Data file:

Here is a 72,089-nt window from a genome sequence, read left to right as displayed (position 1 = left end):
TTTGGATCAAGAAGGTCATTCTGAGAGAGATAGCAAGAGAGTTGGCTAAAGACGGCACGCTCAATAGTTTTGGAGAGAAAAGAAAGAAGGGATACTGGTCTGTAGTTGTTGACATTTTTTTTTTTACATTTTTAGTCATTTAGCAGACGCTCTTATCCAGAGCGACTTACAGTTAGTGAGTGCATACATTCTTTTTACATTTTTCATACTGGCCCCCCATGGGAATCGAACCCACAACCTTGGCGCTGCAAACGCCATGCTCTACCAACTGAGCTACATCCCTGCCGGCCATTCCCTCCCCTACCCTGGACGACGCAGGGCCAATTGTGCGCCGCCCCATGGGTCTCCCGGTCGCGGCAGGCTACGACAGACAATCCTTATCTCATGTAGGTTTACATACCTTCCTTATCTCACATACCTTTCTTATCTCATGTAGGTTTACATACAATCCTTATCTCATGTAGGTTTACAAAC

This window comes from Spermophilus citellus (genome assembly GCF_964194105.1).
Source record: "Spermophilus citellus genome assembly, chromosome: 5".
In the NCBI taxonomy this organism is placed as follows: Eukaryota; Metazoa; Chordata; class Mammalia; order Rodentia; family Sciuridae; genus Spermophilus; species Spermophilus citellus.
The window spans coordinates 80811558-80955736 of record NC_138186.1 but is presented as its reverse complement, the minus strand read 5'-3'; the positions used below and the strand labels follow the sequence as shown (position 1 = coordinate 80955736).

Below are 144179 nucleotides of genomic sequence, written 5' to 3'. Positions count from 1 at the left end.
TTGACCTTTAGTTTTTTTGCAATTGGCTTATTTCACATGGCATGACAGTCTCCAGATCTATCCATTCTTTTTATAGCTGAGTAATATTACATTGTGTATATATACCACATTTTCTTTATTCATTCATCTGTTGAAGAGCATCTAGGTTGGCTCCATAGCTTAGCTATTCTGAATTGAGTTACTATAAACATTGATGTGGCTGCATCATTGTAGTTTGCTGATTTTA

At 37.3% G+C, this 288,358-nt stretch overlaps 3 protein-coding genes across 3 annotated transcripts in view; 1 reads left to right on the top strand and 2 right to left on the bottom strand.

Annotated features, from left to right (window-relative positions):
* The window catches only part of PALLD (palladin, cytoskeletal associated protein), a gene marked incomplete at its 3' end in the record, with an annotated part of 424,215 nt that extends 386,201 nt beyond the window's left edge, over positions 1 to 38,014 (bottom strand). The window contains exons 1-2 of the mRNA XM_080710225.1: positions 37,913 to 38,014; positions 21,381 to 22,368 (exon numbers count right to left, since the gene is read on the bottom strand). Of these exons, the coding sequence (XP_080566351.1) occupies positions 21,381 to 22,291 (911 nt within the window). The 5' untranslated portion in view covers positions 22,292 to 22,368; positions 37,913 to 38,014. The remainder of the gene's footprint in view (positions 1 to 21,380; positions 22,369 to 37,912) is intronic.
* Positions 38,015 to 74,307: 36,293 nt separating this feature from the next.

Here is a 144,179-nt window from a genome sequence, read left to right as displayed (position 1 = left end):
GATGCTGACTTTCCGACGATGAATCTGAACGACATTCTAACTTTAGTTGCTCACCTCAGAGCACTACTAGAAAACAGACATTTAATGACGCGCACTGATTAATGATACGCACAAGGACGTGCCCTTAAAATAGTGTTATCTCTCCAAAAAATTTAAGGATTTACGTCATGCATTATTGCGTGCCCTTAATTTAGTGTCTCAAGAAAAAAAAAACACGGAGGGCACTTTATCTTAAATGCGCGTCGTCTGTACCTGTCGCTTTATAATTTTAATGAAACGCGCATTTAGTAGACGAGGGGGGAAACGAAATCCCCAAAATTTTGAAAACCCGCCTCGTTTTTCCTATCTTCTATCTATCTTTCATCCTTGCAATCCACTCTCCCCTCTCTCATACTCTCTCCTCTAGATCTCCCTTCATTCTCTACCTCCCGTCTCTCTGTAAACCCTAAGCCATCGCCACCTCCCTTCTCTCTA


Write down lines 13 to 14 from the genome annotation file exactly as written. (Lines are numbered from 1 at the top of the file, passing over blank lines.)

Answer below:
Here is a 144,179-nt window from a genome sequence, read left to right as displayed (position 1 = left end):
GATGCTGACTTTCCGACGATGAATCTGAACGACATTCTAACTTTAGTTGCTCACCTCAGAGCACTACTAGAAAACAGACATTTAATGACGCGCACTGATTAATGATACGCACAAGGACGTGCCCTTAAAATAGTGTTATCTCTCCAAAAAATTTAAGGATTTACGTCATGCATTATTGCGTGCCCTTAATTTAGTGTCTCAAGAAAAAAAAAACACGGAGGGCACTTTATCTTAAATGCGCGTCGTCTGTACCTGTCGCTTTATAATTTTAATGAAACGCGCATTTAGTAGACGAGGGGGGAAACGAAATCCCCAAAATTTTGAAAACCCGCCTCGTTTTTCCTATCTTCTATCTATCTTTCATCCTTGCAATCCACTCTCCCCTCTCTCATACTCTCTCCTCTAGATCTCCCTTCATTCTCTACCTCCCGTCTCTCTGTAAACCCTAAGCCATCGCCACCTCCCTTCTCTCTA